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5 ways to help your clients track spending
As a financial advisor, you know how important it is for your clients to track their spending and stay on budget. Otherwise, it’s easy to overspend and get into debt.
Here are five techniques you can suggest that make it easier for clients to track their spending.
There are plenty of apps that will categorize spending, including those from banks and third parties. Apps offer several advantages: they don’t require manually categorizing each entry, clients can see how they’re doing in real time from anywhere and they can make changes right away to prevent or avoid further overspending. Information presented visually helps to really hit home the user’s spending habits and trends over time.
Some banking apps will notify the customer via text when their spending reaches a certain level (either a percentage of their account balance or when it exceeds their average spend). This is a great feature because it doesn’t require any effort to actively track spending — the information automatically comes to the client.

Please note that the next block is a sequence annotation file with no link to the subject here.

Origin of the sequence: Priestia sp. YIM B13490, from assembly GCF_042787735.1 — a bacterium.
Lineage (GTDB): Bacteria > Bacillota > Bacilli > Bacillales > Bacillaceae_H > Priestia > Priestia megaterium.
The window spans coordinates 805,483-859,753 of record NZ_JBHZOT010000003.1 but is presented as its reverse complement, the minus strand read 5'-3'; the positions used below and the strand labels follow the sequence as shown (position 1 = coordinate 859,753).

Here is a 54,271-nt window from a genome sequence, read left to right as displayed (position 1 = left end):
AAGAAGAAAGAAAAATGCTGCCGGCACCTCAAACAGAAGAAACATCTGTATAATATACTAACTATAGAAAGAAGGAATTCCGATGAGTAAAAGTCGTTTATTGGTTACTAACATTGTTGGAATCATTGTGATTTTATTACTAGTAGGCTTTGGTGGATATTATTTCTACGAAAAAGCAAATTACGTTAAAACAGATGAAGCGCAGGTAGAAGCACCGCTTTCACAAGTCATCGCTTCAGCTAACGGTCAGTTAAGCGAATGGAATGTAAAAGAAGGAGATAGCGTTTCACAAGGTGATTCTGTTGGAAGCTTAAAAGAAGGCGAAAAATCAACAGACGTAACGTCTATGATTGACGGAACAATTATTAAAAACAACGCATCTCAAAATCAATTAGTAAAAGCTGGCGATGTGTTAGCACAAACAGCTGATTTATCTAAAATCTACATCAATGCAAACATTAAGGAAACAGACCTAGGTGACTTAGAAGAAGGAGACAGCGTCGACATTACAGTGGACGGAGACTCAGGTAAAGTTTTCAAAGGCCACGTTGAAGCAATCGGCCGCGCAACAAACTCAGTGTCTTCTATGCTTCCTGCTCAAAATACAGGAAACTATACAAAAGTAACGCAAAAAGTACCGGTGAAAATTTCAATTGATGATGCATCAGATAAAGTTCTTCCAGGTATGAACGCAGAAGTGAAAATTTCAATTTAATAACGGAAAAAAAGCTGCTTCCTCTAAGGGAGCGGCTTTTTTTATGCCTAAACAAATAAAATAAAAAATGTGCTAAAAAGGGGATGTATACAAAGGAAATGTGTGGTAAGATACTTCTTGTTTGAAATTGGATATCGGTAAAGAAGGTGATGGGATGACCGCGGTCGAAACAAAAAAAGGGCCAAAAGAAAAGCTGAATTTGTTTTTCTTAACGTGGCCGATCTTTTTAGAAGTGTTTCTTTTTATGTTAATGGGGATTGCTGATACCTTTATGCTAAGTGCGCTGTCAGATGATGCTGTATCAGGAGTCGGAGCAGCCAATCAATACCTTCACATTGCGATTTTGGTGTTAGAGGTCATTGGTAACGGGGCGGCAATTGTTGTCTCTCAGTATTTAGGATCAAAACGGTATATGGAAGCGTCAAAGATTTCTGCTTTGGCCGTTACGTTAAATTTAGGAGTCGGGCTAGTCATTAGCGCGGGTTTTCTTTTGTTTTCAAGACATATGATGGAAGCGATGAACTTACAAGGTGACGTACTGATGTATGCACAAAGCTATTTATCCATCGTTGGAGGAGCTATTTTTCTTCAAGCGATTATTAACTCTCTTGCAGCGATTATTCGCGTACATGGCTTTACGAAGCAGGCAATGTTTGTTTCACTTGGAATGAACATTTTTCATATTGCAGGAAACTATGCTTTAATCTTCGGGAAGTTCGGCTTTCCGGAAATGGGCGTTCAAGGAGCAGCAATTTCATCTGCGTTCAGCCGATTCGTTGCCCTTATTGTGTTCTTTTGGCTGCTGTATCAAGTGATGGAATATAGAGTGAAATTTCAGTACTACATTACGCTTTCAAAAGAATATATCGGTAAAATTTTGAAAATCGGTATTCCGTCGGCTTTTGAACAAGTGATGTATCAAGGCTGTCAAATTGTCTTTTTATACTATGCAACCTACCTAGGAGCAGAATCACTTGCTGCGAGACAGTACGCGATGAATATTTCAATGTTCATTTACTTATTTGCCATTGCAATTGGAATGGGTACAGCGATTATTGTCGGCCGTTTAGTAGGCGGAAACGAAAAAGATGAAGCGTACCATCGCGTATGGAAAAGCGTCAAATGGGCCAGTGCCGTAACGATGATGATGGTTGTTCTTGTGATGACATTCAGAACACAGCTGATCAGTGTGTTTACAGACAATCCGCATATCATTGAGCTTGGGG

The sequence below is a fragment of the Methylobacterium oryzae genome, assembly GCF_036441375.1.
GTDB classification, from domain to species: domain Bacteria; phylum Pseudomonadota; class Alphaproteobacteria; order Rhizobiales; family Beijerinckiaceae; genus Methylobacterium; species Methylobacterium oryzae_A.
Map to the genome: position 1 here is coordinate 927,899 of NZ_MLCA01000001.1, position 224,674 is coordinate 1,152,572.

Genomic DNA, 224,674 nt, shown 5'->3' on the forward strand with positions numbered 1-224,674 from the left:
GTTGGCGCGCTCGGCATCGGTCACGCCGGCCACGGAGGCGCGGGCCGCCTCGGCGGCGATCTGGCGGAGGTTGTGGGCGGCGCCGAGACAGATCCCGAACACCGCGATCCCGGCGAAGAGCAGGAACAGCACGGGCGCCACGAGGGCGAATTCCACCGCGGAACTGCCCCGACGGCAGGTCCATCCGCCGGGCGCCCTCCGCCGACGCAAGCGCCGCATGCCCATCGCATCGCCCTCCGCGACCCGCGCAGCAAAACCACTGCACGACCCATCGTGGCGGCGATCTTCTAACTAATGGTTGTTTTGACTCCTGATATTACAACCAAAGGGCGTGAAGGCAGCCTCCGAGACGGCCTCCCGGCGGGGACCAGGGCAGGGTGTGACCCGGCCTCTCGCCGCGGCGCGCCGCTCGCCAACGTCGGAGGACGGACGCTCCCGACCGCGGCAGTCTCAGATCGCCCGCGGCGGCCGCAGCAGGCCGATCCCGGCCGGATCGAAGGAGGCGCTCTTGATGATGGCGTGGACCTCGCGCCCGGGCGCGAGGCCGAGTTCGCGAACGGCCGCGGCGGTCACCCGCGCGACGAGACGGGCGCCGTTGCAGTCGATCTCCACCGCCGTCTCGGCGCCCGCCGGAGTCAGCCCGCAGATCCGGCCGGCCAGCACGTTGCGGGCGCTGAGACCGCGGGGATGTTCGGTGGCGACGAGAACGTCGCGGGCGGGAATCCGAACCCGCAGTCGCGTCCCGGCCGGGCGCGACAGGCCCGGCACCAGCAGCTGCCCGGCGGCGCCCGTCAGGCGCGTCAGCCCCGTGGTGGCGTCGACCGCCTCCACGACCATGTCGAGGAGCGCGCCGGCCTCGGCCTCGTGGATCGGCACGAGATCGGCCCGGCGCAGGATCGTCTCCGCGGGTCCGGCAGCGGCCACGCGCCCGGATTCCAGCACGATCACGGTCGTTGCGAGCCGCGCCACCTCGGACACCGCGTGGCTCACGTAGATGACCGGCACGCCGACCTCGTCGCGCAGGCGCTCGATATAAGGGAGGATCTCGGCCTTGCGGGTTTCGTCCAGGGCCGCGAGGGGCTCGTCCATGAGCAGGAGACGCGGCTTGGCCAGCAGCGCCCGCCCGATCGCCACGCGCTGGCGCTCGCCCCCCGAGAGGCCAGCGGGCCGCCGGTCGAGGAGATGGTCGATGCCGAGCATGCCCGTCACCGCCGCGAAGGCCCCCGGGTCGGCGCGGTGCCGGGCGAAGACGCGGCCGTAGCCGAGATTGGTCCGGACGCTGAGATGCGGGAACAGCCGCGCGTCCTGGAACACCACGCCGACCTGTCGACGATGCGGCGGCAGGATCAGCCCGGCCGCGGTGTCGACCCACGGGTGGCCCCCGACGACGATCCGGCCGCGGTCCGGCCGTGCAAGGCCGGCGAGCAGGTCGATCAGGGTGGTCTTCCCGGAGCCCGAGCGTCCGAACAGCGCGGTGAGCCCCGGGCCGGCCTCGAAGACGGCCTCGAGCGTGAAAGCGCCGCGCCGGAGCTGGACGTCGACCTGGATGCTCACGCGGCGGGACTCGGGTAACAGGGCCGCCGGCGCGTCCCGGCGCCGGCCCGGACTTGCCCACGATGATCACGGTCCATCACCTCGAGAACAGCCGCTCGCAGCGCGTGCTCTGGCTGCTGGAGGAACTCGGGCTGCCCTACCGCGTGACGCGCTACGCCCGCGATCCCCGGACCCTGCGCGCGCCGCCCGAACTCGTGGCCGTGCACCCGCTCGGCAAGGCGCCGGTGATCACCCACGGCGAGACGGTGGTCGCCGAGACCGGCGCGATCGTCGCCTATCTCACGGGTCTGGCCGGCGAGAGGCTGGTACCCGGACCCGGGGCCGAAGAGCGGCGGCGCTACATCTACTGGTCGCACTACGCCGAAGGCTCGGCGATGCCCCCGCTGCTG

Another approach involves setting up separate bank accounts for different areas of the budget. For example, a client might have a household account, where they deposit enough to cover rent or mortgage, utilities and other essential expenses. In a second account, they deposit the amount designated for discretionary spending. Another set of accounts would be for savings, both shorter-term (such as holidays or a new car) and longer-term (down payment, retirement, etc.).
For clients who enjoy active account management and a hands-on approach, they can download their account activity into software or a spreadsheet once they’re logged into the online banking site, then assign categories, sort into groups, tally amounts and make charts.
This technique can be effective for tech-averse clients. Have one envelope for each major spending category — for example, food, clothing, transportation, home expenses. If the client uses cash, they can put the designated amount in each envelope at the start of each month. If they pay with debit or credit, they can write the budgeted amount on the front and place receipts inside and keep tabs on it throughout the month.
Budgeting and money management skills are fundamental to a solid financial plan, and a surprising number of people either don’t have these skills or don’t practice them. By providing your clients with tips and techniques, you can help them be in control of their finances.